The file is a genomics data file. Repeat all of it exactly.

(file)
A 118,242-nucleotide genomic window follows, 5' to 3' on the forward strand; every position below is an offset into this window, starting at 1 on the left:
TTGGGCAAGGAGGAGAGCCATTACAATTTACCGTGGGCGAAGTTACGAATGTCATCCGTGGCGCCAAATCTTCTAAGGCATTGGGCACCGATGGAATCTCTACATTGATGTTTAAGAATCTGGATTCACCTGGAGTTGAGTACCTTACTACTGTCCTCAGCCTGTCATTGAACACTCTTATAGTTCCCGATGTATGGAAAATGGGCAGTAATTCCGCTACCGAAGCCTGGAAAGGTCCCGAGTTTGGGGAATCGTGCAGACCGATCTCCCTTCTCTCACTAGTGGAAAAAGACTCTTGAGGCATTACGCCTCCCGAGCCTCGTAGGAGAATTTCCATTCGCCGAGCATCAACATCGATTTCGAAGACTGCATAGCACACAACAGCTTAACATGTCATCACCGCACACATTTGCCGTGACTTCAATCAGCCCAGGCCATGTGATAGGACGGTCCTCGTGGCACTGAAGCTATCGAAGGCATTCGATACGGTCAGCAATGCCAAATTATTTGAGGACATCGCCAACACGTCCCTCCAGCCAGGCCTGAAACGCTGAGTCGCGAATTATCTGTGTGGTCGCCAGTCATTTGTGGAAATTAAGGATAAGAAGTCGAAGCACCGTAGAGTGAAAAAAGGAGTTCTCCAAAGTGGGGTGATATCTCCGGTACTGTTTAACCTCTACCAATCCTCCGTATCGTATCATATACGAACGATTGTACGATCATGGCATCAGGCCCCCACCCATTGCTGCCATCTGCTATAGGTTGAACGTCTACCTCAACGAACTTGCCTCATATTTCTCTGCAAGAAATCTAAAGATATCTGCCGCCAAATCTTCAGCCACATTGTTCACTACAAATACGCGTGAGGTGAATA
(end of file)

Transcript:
A 118,242-nucleotide genomic window follows, 5' to 3' on the forward strand; every position below is an offset into this window, starting at 1 on the left:
TTGGGCAAGGAGGAGAGCCATTACAATTTACCGTGGGCGAAGTTACGAATGTCATCCGTGGCGCCAAATCTTCTAAGGCATTGGGCACCGATGGAATCTCTACATTGATGTTTAAGAATCTGGATTCACCTGGAGTTGAGTACCTTACTACTGTCCTCAGCCTGTCATTGAACACTCTTATAGTTCCCGATGTATGGAAAATGGGCAGTAATTCCGCTACCGAAGCCTGGAAAGGTCCCGAGTTTGGGGAATCGTGCAGACCGATCTCCCTTCTCTCACTAGTGGAAAAAGACTCTTGAGGCATTACGCCTCCCGAGCCTCGTAGGAGAATTTCCATTCGCCGAGCATCAACATCGATTTCGAAGACTGCATAGCACACAACAGCTTAACATGTCATCACCGCACACATTTGCCGTGACTTCAATCAGCCCAGGCCATGTGATAGGACGGTCCTCGTGGCACTGAAGCTATCGAAGGCATTCGATACGGTCAGCAATGCCAAATTATTTGAGGACATCGCCAACACGTCCCTCCAGCCAGGCCTGAAACGCTGAGTCGCGAATTATCTGTGTGGTCGCCAGTCATTTGTGGAAATTAAGGATAAGAAGTCGAAGCACCGTAGAGTGAAAAAAGGAGTTCTCCAAAGTGGGGTGATATCTCCGGTACTGTTTAACCTCTACCAATCCTCCGTATCGTATCATATACGAACGATTGTACGATCATGGCATCAGGCCCCCACCCATTGCTGCCATCTGCTATAGGTTGAACGTCTACCTCAACGAACTTGCCTCATATTTCTCTGCAAGAAATCTAAAGATATCTGCCGCCAAATCTTCAGCCACATTGTTCACTACAAATACGCGTGAGGTGAATA